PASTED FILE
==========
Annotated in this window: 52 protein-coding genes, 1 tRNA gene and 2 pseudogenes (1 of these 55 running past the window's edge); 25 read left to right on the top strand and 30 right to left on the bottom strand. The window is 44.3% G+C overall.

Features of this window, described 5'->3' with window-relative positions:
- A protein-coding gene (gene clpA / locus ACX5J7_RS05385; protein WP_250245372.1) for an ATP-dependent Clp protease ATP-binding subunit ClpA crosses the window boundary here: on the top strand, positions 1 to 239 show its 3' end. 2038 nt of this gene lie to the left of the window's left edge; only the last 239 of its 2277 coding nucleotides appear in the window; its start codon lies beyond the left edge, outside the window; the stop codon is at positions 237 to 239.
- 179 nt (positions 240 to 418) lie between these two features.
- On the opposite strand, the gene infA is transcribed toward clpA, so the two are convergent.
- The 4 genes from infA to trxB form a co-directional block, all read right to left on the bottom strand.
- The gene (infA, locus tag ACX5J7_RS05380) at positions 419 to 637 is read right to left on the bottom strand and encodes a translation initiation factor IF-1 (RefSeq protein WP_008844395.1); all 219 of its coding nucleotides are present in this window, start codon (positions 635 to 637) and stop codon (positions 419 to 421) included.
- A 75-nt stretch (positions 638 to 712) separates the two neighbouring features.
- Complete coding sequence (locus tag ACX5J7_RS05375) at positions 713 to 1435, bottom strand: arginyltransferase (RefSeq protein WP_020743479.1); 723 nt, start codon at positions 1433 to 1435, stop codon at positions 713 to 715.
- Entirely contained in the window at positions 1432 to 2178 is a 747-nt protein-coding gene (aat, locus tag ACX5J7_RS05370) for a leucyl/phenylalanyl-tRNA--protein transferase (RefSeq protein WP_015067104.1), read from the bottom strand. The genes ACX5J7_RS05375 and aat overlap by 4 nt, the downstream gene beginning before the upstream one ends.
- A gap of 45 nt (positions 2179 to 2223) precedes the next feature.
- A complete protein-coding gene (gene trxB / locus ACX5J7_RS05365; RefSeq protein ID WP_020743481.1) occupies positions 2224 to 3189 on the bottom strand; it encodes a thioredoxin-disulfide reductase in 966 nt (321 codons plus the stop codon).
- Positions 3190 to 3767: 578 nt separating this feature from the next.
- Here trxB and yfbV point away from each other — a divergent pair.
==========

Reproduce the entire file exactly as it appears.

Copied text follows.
Annotated in this window: 52 protein-coding genes, 1 tRNA gene and 2 pseudogenes (1 of these 55 running past the window's edge); 25 read left to right on the top strand and 30 right to left on the bottom strand. The window is 44.3% G+C overall.

Features of this window, described 5'->3' with window-relative positions:
- A protein-coding gene (gene clpA / locus ACX5J7_RS05385; protein WP_250245372.1) for an ATP-dependent Clp protease ATP-binding subunit ClpA crosses the window boundary here: on the top strand, positions 1 to 239 show its 3' end. 2038 nt of this gene lie to the left of the window's left edge; only the last 239 of its 2277 coding nucleotides appear in the window; its start codon lies beyond the left edge, outside the window; the stop codon is at positions 237 to 239.
- 179 nt (positions 240 to 418) lie between these two features.
- On the opposite strand, the gene infA is transcribed toward clpA, so the two are convergent.
- The 4 genes from infA to trxB form a co-directional block, all read right to left on the bottom strand.
- The gene (infA, locus tag ACX5J7_RS05380) at positions 419 to 637 is read right to left on the bottom strand and encodes a translation initiation factor IF-1 (RefSeq protein WP_008844395.1); all 219 of its coding nucleotides are present in this window, start codon (positions 635 to 637) and stop codon (positions 419 to 421) included.
- A 75-nt stretch (positions 638 to 712) separates the two neighbouring features.
- Complete coding sequence (locus tag ACX5J7_RS05375) at positions 713 to 1435, bottom strand: arginyltransferase (RefSeq protein WP_020743479.1); 723 nt, start codon at positions 1433 to 1435, stop codon at positions 713 to 715.
- Entirely contained in the window at positions 1432 to 2178 is a 747-nt protein-coding gene (aat, locus tag ACX5J7_RS05370) for a leucyl/phenylalanyl-tRNA--protein transferase (RefSeq protein WP_015067104.1), read from the bottom strand. The genes ACX5J7_RS05375 and aat overlap by 4 nt, the downstream gene beginning before the upstream one ends.
- A gap of 45 nt (positions 2179 to 2223) precedes the next feature.
- A complete protein-coding gene (gene trxB / locus ACX5J7_RS05365; RefSeq protein ID WP_020743481.1) occupies positions 2224 to 3189 on the bottom strand; it encodes a thioredoxin-disulfide reductase in 966 nt (321 codons plus the stop codon).
- Positions 3190 to 3767: 578 nt separating this feature from the next.
- Here trxB and yfbV point away from each other — a divergent pair.